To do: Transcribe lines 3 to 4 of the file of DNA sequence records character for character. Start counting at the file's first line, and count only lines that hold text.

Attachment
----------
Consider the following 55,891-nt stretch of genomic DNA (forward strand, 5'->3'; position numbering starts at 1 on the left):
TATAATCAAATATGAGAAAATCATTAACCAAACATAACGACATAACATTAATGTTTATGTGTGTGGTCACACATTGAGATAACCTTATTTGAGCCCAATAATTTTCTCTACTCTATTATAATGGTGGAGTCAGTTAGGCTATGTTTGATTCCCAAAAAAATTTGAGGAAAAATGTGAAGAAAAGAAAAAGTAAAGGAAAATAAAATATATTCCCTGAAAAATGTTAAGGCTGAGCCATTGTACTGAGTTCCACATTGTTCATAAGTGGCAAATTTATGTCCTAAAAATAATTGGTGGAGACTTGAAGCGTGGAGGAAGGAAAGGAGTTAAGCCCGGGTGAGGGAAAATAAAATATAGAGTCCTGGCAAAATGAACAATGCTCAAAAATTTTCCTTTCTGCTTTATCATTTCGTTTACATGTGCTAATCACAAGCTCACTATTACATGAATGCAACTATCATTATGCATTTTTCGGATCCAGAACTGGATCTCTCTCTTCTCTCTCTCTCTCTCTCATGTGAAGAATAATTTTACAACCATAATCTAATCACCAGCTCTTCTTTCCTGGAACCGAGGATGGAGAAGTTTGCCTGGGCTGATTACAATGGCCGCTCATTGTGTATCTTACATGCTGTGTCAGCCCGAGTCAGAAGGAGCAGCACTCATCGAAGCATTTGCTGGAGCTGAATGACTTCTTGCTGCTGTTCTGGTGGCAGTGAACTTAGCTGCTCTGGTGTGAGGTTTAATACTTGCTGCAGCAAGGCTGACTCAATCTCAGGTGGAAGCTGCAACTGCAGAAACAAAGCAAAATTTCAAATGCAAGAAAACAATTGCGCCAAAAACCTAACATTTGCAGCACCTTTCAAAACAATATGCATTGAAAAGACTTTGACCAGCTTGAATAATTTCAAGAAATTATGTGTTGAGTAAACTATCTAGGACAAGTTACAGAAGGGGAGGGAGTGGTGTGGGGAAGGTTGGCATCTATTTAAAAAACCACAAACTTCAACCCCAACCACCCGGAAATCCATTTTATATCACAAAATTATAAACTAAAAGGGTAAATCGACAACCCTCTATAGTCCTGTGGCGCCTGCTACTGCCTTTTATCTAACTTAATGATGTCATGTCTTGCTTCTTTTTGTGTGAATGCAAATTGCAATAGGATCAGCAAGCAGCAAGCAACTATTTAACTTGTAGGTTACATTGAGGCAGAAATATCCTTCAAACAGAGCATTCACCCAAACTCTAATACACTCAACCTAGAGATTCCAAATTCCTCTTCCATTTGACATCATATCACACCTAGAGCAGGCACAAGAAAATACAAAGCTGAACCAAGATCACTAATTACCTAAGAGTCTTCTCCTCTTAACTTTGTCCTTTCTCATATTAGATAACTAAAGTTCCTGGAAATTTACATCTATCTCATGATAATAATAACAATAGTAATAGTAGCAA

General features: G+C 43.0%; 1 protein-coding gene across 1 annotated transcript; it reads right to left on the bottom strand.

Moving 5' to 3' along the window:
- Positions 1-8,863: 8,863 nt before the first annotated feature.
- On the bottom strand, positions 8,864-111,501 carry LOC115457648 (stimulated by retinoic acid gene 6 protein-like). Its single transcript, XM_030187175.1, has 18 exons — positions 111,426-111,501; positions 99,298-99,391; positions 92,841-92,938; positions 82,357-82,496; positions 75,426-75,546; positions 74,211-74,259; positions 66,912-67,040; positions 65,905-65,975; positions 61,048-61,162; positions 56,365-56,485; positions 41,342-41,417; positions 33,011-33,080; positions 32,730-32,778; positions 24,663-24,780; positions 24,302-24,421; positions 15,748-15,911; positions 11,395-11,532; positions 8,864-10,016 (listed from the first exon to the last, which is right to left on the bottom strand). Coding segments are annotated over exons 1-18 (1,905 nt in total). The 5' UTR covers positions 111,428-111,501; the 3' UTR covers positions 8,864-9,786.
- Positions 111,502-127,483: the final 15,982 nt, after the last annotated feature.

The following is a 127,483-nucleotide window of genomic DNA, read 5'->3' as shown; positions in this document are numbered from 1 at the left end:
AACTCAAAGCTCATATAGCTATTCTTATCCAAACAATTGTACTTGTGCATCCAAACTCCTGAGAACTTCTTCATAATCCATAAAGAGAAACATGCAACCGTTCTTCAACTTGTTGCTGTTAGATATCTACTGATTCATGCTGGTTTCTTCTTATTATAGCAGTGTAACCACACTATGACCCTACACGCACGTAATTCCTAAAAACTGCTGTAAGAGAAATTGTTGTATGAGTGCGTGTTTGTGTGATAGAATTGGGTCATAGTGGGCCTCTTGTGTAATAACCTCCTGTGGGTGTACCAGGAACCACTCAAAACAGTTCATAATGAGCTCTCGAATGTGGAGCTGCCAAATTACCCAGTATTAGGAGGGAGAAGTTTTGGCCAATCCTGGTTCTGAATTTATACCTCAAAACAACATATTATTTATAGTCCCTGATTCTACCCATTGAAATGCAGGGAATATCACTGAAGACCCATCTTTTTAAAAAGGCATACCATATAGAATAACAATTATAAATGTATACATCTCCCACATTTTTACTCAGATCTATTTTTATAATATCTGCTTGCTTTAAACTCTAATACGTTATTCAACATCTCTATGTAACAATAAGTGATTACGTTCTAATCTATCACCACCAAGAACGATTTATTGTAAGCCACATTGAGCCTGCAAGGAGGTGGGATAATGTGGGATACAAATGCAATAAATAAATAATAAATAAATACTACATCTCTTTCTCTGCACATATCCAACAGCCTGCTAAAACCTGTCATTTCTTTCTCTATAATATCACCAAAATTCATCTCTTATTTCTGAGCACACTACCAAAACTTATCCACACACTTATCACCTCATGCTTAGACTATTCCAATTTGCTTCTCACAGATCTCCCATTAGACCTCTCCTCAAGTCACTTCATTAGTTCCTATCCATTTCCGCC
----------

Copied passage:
General features: G+C 43.0%; 1 protein-coding gene across 1 annotated transcript; it reads right to left on the bottom strand.

Moving 5' to 3' along the window: